The Picture of Dorian Gray

Oscar Wilde’s timeless gothic horror. Ranks along with Mary Shelley’s Frankenstein “The Modern Prometheus” as one of the great masterpieces of English horror.

The young handsome Dorian Gray is eternally youthful and doesn’t age, a Faustian deal keeps him from aging as his painting ages slowly and grotesquely up in his attic…


Hallward turned again to the portrait, and gazed at it.
‘My God! if it is true,’ he exclaimed, ‘and this is what you
have done with your life, why, you must be worse even than
those who talk against you fancy you to be!’ He held the
light up again to the canvas, and examined it. The surface
seemed to be quite undisturbed, and as he had left it. It was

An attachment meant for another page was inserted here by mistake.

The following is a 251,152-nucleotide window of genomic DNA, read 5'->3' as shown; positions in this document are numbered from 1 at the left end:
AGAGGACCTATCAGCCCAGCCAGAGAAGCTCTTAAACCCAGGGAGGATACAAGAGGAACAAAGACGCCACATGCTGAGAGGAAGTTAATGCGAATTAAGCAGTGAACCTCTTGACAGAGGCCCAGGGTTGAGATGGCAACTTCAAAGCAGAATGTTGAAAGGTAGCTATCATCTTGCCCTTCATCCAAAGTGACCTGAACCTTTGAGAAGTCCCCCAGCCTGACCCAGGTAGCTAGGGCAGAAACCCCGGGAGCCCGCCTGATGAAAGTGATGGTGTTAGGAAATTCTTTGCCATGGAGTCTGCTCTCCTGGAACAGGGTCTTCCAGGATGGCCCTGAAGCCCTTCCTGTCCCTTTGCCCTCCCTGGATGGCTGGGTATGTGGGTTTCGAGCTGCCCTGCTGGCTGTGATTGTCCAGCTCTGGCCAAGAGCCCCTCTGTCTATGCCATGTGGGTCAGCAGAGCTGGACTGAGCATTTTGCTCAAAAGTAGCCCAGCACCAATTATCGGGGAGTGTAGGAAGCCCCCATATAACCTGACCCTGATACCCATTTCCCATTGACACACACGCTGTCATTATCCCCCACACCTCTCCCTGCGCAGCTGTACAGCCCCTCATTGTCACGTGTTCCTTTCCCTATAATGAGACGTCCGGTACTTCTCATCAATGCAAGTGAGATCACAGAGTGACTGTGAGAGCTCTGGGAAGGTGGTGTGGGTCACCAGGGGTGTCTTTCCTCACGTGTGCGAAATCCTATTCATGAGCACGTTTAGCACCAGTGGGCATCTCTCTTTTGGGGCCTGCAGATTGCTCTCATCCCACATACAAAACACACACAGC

from within, apparently, that the foulness and horror had
come. Through some strange quickening of inner life the
leprosies of sin were slowly eating the thing away.
The rotting of a corpse in a watery grave was not so fearful.
His hand shook, and the candle fell from its socket on
the floor, and lay there sputtering. He placed his foot on it
and put it out. Then he flung himself into the rickety chair
that was standing by the table and buried his face in his hands.

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